The need to know, and the quicker the better, has gone through an evolution from Pony Express and telegraph right up to our Twitter generation when hand-held devices now bring almost instantaneous news.

It was 100 years ago this month when the Boston Red Sox faced the New York Giants. That World Series match-up had particular interest for local baseball fans. Lewiston’s favorite son Bill Carrigan, stand-out catcher for the Red Sox, was playing and there was an exceptional thirst for swift reporting. Within the technological limitations of 1912, an innovation of journalism gave the Lewiston fans their news flashes with remarkably little delay.

For the eight-game series, the Lewiston Evening Journal provided play-by-play reports on a billboard-size chalkboard. Crowds packed Park Street throughout the game as details of every inning came in.

The first-game scene was described as follows:

“From 2 p.m., when the game opened, to 4:11 when the ‘flash’ came . . . ‘Boston Wins’ . . . the street was full, and this in spite of the cold winds that blew around the corner.”

The news story said, “The board was placed on the wall above the level of the second floor of the Journal building on the Alley side. Below it is a stout platform. On this is a table with a desk telephone set. A young man sits at the phone, a head piece on his head and the wire open. The other end of the phone line is in the office of the telegraph editor. As fast as the instruments tick off a play (in Morse code transmission) the operator calls it into the phone. At the board end the young man repeats it to Artist Stone (an illustrator employed by the paper) who immediately chalks the news on the board, while the crowd yells or groans as the case may be.”

Every play was recorded on the bulletin board within 45 seconds after it happened on the Polo Grounds in New York City, the report said. It was noted that the bulletin board method had never been used up to that time east of Boston, “and only by one or two of the largest papers in that city.”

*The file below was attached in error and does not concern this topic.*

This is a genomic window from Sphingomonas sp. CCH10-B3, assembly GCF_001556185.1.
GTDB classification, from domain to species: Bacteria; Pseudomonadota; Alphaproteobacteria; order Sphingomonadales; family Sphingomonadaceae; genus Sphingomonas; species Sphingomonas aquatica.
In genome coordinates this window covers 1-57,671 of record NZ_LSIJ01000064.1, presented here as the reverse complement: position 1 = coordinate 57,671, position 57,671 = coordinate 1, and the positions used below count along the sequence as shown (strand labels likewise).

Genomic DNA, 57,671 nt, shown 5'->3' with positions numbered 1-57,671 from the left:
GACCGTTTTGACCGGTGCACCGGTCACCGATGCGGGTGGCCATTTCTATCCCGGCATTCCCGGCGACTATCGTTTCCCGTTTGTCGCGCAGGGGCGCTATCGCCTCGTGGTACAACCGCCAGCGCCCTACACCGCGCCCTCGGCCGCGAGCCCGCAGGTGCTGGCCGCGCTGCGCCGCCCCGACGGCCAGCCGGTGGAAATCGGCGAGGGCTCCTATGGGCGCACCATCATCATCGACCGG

A photo captured the street scene of shoulder-to-shoulder men . . . all men . . . who were following the first game.

“The crowd decorates the fire escapes on the buildings at the opposite side of the alley. These choice seats go early. Then they climb, if possible, to the top of the little office of the railroad company. After these vantage points have been taken they move out and fill the alley. Gradually, as the game starts and the interest grows, they extend out across the street and then the teamsters and the motormen do some strong talking, for it means care is needed to get through the throng.”

The story notes that it is a good-natured crowd, and when the name of Carrigan comes up, “bedlam is let loose, for this is a Carrigan town.”

At one point, the article said, “The door of the coal office opens, a young lady in brown dashes out, gets a look at the board, claps her hands and then out comes her boss.

“Guess I got to tie her,” he said. “She won’t do a thing while this game is on.”

The excitement continued to mount daily. In addition to the fans on the street for the second game, the newspaper’s four phone lines were busy right through the game with callers wanting the latest score. The manager of the Lewiston office of the New England Telephone Co. said no private branch exchange in Maine ever received so many calls in a single afternoon. He estimated 2,000 calls.

The crowd stayed until late in the afternoon, and the phone calls increased. Then, the report announced, “Score 6 to 6 in the 11th inning. Game called on account of darkness.” Communication wasn’t the only challenge of those early days of major league baseball. Lights for night games were still a thing of the future.

The Boston Red Sox would go on to win that 1912 World Series and Bill Carrigan would come home to Lewiston for a gigantic celebration. Two years later, Babe Ruth would be a Red Sox team member, and the Red Sox would win another World Series in 1918. Then, in 1919, Babe Ruth would be traded to the New York Yankees. It would be 86 years before Red Sox fans could celebrate another World Series victory.

Dave Sargent is a freelance writer and a native of Auburn. He can be reached by sending email to [email protected]


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